The following Friday morning, alert to their secret instructions, armies of officials slipped out of their barracks. By sundown nearly all the Knights Templar throughout France were in jails. One estimate puts the arrests at two thousand, another as high as five thousand. Only twenty escaped. The initial charges were vague, but they didn't sound good: "A bitter thing, a lamentable thing, a thing horrible to think of and terrible to hear, a detestable crime, an execrable evil, an abominable act, a repulsive disgrace, a thing almost inhuman, indeed alien to all humanity, has, thanks to the reports of several trustworthy persons, reached our ear, smiting us grievously and causing us to tremble with the utmost horror." What followed was so foul, according to folklore, that Templar sympathizers cursed the day itself, condemning it as evil--Friday the thirteenth--whose reputation never recovered."

    What's up with your return to the blogosphere, an urge to cast pearls to the swine or some sort of masochism?

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  4. Hello, Waylon,

    Wednesday a sincere sense of duty to memorialize 911 "lest we forget" compelled me to post once again.

    Today it was an uncontrollable urge to resist and refute the absurdity of TRISKAIDEKAPHOBIA -- the erudite, recondite, esoteric polysyllabic term for "irrational fear of the number thirteen."

    I've never left the blogosphere. I continually post at other blogs nearly every day.

    What happens next remains to be seen.

    I had hoped to run into you at other blogs, but so far it hasn't happened.

    Thanks for that intriguing horror story from 14th century France. I know the Knights Templar were not only imprisoned they were tortured, mutilated and horribly murdered

    The struggle for power based on Vanity, Pride, Envy, Covetousness, and Greed pursued with barbaric cruelty and feral cunning has always been the scourge of humanity -- the primary cause of misery on earth.

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  5. From Shakespeare's Julius Caesar...

    The fault, dear Brutus, is not in our stars,
    But in ourselves...


    So glad to see you posting again, FT! Especially poetry!

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  6. Nietzsche, "Will to Power"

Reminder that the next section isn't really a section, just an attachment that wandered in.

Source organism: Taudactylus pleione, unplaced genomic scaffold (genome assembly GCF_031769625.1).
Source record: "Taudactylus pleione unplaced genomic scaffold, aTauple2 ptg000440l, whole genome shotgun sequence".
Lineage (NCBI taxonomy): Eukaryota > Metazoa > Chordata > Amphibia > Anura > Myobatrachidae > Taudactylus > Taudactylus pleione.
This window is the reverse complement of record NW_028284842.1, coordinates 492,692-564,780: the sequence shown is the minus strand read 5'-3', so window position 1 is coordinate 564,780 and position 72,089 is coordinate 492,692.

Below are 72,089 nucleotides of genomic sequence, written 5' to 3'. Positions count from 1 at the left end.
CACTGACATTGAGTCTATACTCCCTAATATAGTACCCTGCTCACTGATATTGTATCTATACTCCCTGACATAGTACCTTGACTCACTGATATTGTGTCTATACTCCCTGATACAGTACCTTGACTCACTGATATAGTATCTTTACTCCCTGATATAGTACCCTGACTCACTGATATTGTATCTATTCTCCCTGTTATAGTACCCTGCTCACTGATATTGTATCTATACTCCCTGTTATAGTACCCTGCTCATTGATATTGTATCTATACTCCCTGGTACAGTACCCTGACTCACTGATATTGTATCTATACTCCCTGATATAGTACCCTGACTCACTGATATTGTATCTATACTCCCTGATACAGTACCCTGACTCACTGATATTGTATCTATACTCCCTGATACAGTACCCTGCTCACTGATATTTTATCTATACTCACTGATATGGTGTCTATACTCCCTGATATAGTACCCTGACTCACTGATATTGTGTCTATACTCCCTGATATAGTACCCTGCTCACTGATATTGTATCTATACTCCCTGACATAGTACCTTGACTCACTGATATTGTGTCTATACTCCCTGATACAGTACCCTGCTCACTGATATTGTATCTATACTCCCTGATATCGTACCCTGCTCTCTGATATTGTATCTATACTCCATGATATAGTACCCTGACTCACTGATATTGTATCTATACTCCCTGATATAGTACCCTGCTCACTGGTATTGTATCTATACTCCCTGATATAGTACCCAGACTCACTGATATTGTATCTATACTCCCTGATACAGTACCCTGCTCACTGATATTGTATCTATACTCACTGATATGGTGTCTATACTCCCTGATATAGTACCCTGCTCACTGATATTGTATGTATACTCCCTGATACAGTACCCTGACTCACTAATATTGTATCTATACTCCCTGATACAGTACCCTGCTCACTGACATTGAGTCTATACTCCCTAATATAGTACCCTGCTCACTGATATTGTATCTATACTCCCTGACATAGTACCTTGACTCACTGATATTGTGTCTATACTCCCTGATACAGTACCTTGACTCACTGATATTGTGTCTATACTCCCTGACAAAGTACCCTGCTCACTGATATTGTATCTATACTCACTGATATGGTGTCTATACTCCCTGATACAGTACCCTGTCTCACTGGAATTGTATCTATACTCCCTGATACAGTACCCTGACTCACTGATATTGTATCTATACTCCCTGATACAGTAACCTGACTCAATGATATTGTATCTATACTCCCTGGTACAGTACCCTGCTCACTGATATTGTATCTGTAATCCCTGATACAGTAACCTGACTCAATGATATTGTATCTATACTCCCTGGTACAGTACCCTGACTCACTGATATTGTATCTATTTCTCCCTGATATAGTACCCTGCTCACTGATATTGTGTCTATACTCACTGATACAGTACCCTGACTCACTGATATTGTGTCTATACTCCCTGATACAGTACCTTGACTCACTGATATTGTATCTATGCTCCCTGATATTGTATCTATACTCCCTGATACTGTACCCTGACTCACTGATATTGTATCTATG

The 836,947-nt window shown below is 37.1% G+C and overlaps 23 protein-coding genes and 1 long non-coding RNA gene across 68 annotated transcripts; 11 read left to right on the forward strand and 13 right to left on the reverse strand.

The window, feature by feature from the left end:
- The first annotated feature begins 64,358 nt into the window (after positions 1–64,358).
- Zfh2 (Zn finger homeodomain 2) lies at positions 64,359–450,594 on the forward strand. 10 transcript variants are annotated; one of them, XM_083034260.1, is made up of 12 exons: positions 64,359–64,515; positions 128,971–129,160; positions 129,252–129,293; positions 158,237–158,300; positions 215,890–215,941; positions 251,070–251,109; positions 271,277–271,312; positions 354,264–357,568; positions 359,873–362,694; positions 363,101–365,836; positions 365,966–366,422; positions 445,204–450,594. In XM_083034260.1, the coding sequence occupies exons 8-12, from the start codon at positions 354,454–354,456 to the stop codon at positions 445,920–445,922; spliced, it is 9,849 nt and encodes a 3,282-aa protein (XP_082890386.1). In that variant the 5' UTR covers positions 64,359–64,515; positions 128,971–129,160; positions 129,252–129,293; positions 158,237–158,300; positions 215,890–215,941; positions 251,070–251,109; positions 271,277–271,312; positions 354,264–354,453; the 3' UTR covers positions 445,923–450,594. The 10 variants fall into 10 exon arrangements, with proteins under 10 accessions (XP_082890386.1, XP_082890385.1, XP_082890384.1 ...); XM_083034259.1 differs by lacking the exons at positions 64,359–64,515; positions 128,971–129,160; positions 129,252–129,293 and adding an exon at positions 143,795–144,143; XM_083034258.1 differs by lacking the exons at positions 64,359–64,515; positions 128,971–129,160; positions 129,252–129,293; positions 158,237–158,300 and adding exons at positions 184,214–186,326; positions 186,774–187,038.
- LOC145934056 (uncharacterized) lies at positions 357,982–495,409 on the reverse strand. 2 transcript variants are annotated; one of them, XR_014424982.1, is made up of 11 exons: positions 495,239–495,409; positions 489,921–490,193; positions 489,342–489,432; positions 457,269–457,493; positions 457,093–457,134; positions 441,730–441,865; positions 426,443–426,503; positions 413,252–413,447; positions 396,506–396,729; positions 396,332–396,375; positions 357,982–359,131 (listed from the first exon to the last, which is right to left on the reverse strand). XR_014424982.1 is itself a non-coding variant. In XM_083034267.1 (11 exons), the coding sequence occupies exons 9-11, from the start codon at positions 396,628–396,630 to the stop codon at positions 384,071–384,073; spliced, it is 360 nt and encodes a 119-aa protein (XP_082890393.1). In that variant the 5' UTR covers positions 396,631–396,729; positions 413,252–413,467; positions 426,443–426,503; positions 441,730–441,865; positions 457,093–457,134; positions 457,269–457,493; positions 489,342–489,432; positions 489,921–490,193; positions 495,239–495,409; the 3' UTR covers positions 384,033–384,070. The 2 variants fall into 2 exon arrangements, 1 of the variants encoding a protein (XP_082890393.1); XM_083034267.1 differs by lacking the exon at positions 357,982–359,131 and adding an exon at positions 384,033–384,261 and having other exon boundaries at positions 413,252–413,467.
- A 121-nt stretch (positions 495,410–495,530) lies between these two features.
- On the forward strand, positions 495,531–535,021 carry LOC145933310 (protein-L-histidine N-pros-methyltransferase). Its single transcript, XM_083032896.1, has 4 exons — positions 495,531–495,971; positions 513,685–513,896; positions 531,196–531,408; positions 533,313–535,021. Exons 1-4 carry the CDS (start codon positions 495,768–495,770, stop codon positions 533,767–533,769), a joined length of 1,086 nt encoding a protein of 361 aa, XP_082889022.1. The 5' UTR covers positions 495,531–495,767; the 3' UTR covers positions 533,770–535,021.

20 (Spring-Fall 1887)

    The nihilistic question "for what?" is rooted in the old habit of supposing that the goal must be put up, given, demanded from outside-by some superhuman authority. Having unlearned faith in that, one still follows the old habit and seeks another authority that can speak unconditionally and command goals and tasks. The authority of conscience now steps up front (the more emancipated one is from theology, the more imperativistic morality becomes) to compensate for the loss of a personal authority. Or the authority of reason. Or the social instinct (the herd). Or history with an immanent spirit and a goal within, so one can entrust oneself to it. One wants to get around the will, the willing of a goal, the risk of positing a goal for oneself; one wants to rid oneself of the responsibility (one would accept fatalism). Finally, happiness--and, with a touch of Tartuffe, the happiness of the greatest number.

    One says to oneself:

    1. a definite goal is not necessary at all,

    2. cannot possibly be anticipated.

    Just now when the greatest strength of will would be necessary, it is weakest and least confident. Absolute mistrust regarding the organizing strength of the will for the whole.


    Embrace a "new" and "novel" source of truth. Your own will.

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  7. F-ck Tradition as a possible source for Truth?

    It all depends on WHOSE Tradition -- and the mentality it represents. Of course I am opposed to MINDLESS adherence to ANY mode of thinking.

    Truth is constant -- indeed, the ONLY constant -- but our understanding of Truth needs constant maintenance, overhaul and occasional updating, because our mortal perceptions are flawed and need fine tuning all the time if we are to stay on a benevolent, productive course that allows the greatest possible freedom for the individual.

    The ONLY rule is The Golden Rule. How to follow it is where we run into difficulty, because of the human appetite for incessant conflict and one-upmanship.

    The penchant for being ARGUMENTATIVE may very well be The Root of All Evil.

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  8. ...and conversly, "slavishness" the root of all good???

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  9. Just remember, FT, the winner of an argument gains nothing, but the looser gains access to the "truth". ;)